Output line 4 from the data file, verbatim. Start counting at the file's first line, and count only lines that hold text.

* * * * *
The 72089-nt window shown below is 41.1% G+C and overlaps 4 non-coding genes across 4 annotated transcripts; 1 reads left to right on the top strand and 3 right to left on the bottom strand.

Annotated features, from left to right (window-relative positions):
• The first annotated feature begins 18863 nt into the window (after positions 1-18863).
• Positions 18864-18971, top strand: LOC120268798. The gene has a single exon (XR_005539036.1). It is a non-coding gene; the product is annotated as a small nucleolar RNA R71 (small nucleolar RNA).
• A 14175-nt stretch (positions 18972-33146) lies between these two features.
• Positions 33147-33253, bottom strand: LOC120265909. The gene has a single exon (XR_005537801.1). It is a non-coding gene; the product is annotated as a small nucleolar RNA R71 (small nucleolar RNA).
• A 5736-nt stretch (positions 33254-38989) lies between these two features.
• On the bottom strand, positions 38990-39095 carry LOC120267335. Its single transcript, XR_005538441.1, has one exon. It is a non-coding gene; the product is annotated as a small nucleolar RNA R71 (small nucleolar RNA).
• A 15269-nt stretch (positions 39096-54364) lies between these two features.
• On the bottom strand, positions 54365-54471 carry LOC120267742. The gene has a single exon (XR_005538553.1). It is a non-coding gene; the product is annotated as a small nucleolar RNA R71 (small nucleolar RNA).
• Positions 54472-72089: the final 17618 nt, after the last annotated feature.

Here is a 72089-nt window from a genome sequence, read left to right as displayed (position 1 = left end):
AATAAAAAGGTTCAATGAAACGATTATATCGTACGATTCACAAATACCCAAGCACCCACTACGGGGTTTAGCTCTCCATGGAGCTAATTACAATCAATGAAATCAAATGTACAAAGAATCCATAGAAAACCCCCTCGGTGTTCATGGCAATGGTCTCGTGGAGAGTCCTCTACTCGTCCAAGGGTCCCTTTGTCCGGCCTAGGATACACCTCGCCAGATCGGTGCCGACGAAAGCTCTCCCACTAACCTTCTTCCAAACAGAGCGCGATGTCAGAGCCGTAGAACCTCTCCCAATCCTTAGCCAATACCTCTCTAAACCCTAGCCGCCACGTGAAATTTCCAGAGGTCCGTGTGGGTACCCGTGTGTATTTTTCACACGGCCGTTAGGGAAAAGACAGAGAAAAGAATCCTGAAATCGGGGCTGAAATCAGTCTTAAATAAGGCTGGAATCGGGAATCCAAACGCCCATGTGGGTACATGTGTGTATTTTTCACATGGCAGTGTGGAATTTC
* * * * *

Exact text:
• Positions 18864-18971, top strand: LOC120268798. The gene has a single exon (XR_005539036.1). It is a non-coding gene; the product is annotated as a small nucleolar RNA R71 (small nucleolar RNA).